“We have a sales representative go to their apartment. Then they video chat with the customers, conduct inventory of the items they would like to move together and provide them with a price,” says Lior Rachmany, CEO and founder of Dumbo Moving. Sellers can also have building management take a video of their apartment “and we will give them a price that way as well,” he says.

Keep in mind: You need to check with your building management about doing a move when you’re not there.

“It is up to the building's management if they are okay with letting movers move items without a customer representative there to supervise,” Rachmany says. “Sometimes the management may actually step in for the customer to help facilitate the move.”

The bright side of the exodus

One silver lining of the mad dash out of the city many New Yorkers made in the early spring: Apartments were denuded of a good amount of personal paraphernalia.

“When people left for shorter term rentals, they were typically furnished, so many times the apartments they left look great as some of the clutter is out,” says Alison Bernstein, president and founder of the Suburban Jungle Group and the Urban Jungle Group, websites that help buyers find a new neighborhood.

Video tours have grown up

Early in the pandemic, when in-person showings were banned in New York, it was thought that virtual apartment tours were going to be the key to making sales happen, but it turns out that buyers aren’t willing to put down significant amounts of money based on a video.

However, thanks to improvements in technology, video tours are now one of several tools sellers have to research and preview apartments, and having a virtual tour can reduce the number of live showings, which are by appointment only these days, and bring in only the most serious buyers.

Matterport, the most popular platform for home tours, is also being utilized by stagers and organizers, says Yashmin Lloyds, a broker at Compass.

“Stagers and home organizers are able to virtually walk through a home to see the space and then utilize dynamic 3D floor plans to design a room,” she says.

Finding and vetting contractors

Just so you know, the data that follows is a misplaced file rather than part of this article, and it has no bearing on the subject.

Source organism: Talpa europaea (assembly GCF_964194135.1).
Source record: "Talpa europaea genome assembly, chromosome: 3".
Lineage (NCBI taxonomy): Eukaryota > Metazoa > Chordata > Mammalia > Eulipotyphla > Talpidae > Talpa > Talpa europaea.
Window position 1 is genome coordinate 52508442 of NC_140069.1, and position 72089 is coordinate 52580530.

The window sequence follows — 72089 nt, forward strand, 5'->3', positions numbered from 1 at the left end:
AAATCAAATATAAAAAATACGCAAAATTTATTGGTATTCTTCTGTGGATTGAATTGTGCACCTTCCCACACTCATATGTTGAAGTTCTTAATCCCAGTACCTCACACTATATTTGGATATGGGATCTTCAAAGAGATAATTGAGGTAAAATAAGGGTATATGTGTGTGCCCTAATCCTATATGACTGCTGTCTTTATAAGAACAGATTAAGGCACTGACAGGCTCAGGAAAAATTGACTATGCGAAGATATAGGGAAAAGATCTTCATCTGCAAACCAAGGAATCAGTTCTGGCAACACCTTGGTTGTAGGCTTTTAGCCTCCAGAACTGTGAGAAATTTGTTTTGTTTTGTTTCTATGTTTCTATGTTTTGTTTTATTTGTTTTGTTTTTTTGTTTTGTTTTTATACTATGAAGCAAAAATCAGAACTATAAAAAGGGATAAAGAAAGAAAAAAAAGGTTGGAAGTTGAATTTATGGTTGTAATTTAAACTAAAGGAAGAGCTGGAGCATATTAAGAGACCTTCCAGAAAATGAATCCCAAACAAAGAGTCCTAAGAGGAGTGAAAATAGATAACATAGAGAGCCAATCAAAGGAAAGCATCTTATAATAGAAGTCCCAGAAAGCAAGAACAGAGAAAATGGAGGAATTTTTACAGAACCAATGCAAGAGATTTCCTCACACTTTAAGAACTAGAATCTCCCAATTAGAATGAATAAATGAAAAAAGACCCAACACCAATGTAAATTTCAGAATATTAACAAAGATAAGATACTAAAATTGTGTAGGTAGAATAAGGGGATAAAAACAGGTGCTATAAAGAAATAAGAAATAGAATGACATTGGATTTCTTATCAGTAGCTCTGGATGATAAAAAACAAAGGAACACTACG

In addition to Zoom and FaceTime, Christopher Totaro, a broker at Warburg Realty, relies on TaskRabbit, where you can find people to handle a multitude of gigs related to staging an apartment or moving, like making repairs, disassembling furniture or moving it out. You can find reviews, schedule the job, communicate, and pay for the service through the platform.

Svetlana Choi, a broker at Warburg Realty, recently sold a studio in Midtown for seller who is in San Diego, and coordinated with contractors to get repairs done.  

“Luckily, I didn’t have to clean out too much, but it was messy and definitely needed some cosmetic work,” she says. “I went in and took pictures of the apartment and I sent the pictures to her and her brother in Florida.

“They agreed that the apartment needed some basic work. I then interviewed three contractors on their behalf, two of which were interested in the job. They each sent me their estimates and the seller and her brother decided which one to go with, then filled out the necessary alteration agreement forms while I introduced the contractor to the managing agent and then coordinated with the managing agent to make sure that all necessary Covid forms and liability insurance documents were sent.

“Once the contractor was finished, we took pictures and then put the apartment on the market,” Choi says.

Sounds like a lot of work, right? The professionals interviewed here say this is their bread and butter. In some cases, having you around makes things harder.

It’s easier, for example, to pair down belongings if sellers “are not physically present to take a trip down memory lane,” Totaro says. “Out of sight, out of mind.”



Jennifer White Karp

Managing Editor

Jennifer steers Brick Underground’s editorial coverage of New York City residential real estate and writes articles on market trends and strategies for buyers, sellers, and renters. Jennifer’s 15-year career in New York City real estate journalism includes stints as a writer and editor at The Real Deal and its spinoff publication, Luxury Listings NYC.